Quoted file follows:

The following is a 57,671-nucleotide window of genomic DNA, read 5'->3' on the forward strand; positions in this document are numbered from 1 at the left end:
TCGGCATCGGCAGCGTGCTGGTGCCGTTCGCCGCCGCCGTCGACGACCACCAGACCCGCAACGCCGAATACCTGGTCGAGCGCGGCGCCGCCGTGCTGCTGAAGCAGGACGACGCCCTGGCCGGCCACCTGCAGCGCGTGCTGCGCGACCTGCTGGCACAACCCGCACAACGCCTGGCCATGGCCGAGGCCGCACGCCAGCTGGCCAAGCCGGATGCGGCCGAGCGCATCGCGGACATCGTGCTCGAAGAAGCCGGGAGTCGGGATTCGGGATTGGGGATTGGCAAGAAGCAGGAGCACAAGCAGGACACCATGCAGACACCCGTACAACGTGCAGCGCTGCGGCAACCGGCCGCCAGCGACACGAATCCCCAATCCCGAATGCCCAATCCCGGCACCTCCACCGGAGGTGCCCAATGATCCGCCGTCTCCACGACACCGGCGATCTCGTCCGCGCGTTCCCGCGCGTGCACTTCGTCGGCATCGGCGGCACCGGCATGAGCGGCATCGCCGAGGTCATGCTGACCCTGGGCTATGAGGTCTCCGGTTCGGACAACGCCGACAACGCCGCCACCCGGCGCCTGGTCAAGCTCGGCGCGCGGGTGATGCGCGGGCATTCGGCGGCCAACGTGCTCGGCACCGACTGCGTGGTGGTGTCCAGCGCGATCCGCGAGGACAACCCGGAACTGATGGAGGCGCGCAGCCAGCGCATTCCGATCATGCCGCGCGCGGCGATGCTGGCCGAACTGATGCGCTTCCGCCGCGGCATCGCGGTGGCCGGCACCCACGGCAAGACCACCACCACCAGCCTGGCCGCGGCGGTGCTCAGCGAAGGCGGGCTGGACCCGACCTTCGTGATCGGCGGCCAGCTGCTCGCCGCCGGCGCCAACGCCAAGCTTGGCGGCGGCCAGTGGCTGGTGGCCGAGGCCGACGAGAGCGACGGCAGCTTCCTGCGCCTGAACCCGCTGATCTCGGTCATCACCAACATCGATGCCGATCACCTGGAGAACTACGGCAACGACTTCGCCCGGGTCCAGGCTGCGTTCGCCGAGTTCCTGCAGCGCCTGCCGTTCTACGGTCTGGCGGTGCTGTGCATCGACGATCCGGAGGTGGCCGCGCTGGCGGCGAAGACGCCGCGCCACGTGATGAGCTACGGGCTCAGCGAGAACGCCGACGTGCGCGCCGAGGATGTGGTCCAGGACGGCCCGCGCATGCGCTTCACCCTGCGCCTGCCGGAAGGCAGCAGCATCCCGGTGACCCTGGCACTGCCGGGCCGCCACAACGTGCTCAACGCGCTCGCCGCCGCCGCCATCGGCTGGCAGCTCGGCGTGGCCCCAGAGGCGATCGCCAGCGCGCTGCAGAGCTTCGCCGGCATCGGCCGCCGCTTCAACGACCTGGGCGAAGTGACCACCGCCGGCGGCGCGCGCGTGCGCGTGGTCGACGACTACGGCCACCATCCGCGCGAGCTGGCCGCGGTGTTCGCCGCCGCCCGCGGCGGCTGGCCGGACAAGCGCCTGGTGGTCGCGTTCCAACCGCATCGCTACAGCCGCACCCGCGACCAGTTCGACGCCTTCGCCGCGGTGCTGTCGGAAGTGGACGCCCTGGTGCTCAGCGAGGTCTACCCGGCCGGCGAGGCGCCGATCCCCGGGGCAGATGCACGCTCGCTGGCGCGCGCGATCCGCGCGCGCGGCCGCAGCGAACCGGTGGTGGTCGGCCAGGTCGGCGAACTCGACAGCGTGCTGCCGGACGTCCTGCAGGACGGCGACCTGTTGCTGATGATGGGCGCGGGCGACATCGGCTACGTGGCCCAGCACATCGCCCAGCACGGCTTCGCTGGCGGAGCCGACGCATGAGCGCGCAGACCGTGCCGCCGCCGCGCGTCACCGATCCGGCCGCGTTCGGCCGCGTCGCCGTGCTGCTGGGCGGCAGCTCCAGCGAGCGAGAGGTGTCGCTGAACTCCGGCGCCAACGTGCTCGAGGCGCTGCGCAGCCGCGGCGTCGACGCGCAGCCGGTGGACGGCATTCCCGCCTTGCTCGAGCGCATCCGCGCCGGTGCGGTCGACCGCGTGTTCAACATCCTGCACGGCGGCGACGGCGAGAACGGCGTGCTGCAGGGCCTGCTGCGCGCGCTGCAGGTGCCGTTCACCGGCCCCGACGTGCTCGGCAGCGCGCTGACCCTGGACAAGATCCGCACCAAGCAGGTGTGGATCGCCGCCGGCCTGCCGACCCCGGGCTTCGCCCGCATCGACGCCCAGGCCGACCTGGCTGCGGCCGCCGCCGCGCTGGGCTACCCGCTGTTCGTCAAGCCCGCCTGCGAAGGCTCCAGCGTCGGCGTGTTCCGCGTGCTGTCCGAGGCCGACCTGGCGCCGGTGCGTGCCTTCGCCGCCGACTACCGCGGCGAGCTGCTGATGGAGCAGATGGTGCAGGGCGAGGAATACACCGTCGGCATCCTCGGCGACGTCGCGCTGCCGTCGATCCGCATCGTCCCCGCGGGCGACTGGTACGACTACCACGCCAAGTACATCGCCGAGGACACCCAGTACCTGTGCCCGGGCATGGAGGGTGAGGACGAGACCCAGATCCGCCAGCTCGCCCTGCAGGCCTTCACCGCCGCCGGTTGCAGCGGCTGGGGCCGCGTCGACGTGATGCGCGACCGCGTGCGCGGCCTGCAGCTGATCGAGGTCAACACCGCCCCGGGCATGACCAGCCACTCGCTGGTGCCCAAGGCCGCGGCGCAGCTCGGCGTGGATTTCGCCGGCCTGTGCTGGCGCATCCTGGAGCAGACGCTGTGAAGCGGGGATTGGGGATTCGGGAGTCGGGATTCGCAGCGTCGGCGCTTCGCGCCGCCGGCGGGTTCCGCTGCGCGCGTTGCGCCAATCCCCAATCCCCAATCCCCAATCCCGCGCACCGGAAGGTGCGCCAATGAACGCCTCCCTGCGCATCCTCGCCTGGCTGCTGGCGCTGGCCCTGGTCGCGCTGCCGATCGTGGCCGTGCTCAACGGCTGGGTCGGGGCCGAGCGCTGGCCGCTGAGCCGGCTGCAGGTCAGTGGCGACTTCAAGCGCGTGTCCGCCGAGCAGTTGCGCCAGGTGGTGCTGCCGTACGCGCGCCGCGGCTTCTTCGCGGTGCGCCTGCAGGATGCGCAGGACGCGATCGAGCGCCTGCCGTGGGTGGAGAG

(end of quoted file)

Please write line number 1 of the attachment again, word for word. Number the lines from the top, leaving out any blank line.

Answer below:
The following is a 57,671-nucleotide window of genomic DNA, read 5'->3' on the forward strand; positions in this document are numbered from 1 at the left end: